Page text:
The attack on Derna
In the spring of 1805 former US Consul to Tunis William Eaton was sent to Egypt where the brother of the Pasha of Tripoli, Hamet Karamanli, was living in exile. A plan was formed for an expedition led by Eaton, and manned by mercenary troops, to attack Tripoli in an overland expedition from Alexandria, in order to install Hamet as Pasha, deposing his brother. A force of ten Americans, including Eaton, two navy midshipmen, and seven US Marines contacted Hamet, who raised a force of about 300 Arabs and less than one hundred Christian mercenaries, many from Greece. Accompanied by camels and pack mules, this force marched 500 miles across the desert toward Derna.
The expedition departed Alexandria in early March. Inadequately supplied, by the time the expedition neared the Gulf of Bomba their rations were consumed and the Arab faction, by far the bulk of the little army, was threatening to abandon the operation. Relief was obtained when the brig of war USS Argus met the expedition at the Gulf of Bomba and transferred rations ashore. Argus also arranged to support the proposed attack on Derna with shore bombardment, and its captain, Isaac Hull, promised Eaton that he would attempt to arrange further naval gunfire support from other ships from the Tripoli squadron.
On April 27 three American ships, Argus, Nautilus, and Hornet, bombarded the defenses manned by Yusuf Karamanli’s forces and they were attacked by land by Eaton’s expedition. The city of Derna was captured in the assault, and for the first time the flag of the United States was raised over a captured foreign city. Hamet Karamanli declared himself the true Pasha but his brother disagreed and twice attempted to retake the city, failing in both attempts. At the end of May USS Essex arrived at Tripoli carrying Tobias Lear, who entered into negotiations with Yusuf to end the war. The reinforced American squadron carried with it the threat of further actions.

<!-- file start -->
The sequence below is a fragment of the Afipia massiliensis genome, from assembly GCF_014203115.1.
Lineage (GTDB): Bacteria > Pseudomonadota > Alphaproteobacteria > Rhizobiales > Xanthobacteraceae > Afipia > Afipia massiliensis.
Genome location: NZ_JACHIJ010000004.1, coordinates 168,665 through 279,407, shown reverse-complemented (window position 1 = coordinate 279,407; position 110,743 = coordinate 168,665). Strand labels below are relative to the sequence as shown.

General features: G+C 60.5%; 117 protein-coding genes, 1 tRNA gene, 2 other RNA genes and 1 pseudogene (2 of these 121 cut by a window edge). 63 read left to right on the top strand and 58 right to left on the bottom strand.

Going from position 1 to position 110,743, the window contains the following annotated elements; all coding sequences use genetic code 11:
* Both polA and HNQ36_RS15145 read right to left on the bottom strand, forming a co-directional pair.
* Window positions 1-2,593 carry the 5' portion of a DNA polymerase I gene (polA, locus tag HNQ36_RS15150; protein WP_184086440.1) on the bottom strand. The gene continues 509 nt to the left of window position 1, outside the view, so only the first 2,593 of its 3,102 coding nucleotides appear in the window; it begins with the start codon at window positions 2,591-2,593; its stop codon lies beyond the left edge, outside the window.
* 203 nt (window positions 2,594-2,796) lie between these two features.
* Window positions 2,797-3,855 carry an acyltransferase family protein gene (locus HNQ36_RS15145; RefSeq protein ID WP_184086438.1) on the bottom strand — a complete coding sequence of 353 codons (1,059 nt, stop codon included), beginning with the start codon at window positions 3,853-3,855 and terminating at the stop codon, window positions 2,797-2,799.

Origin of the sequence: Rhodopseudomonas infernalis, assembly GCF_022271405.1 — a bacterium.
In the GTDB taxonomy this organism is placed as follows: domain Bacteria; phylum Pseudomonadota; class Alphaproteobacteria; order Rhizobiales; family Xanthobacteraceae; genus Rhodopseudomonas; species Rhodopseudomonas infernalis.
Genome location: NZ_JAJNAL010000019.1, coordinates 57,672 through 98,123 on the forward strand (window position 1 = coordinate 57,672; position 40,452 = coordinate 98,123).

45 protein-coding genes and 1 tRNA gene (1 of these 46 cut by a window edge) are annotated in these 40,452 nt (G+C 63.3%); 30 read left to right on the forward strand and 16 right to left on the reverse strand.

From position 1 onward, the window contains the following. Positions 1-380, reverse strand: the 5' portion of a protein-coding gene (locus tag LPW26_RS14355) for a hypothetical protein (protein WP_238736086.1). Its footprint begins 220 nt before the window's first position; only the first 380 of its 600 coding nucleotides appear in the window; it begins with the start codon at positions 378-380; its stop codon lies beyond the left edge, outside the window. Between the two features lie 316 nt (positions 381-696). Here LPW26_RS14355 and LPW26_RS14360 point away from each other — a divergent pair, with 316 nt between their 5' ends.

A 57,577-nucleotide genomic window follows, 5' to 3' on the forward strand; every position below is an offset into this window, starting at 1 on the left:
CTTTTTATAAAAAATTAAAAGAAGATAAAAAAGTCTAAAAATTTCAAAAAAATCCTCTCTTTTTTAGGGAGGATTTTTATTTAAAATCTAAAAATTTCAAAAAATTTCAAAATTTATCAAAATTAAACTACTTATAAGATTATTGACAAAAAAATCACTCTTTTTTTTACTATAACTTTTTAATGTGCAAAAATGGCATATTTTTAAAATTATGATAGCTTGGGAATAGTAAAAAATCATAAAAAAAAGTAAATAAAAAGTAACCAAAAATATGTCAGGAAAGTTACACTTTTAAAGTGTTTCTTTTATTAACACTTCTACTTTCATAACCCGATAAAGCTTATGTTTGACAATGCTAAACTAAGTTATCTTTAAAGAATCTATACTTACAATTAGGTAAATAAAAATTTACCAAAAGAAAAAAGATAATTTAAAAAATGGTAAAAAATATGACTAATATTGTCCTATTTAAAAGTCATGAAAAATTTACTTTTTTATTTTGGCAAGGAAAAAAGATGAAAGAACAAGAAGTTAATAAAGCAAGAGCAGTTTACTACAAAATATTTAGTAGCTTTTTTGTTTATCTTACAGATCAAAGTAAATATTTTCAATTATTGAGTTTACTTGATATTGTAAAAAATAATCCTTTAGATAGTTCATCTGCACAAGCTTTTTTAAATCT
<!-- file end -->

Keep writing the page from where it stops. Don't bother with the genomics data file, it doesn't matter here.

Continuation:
Eaton had signed an agreement with Hamet in which Hamet would become Pasha, which Lear renounced, and Yusuf was allowed to remain the ruler of Tripoli. The Americans provided Hamet with a small sum for his troubles and leaned on Yusuf to install his brother as the head of state of Derna, to which Yusuf acquiesced. He was also persuaded to release the prisoners he held, including the former crew of Philadelphia, in return for $60,000 dollars. Finally he agreed to renounce tribute from the United States and cease the practice of capturing merchant ships from the United States and European nations. He was still free to raid on the other Barbary States.
The American squadron, then under Commodore Rodgers due to Barron becoming ill, immediately sailed to Tunis and forced a similar agreement from the Bey. With the accession of Tunis, the First Barbary War was over. The naval operations of the war had been noted by the European naval powers and the professionalism of American officers had impressed those of Great Britain, France, and Spain. During the ensuing Napoleonic Wars and British blockade of the French fleets in their home ports, the Barbary pirates returned to their raiding, though not against American ships until the War of 1812 began, and the US Navy remained largely preoccupied with war with Great Britain.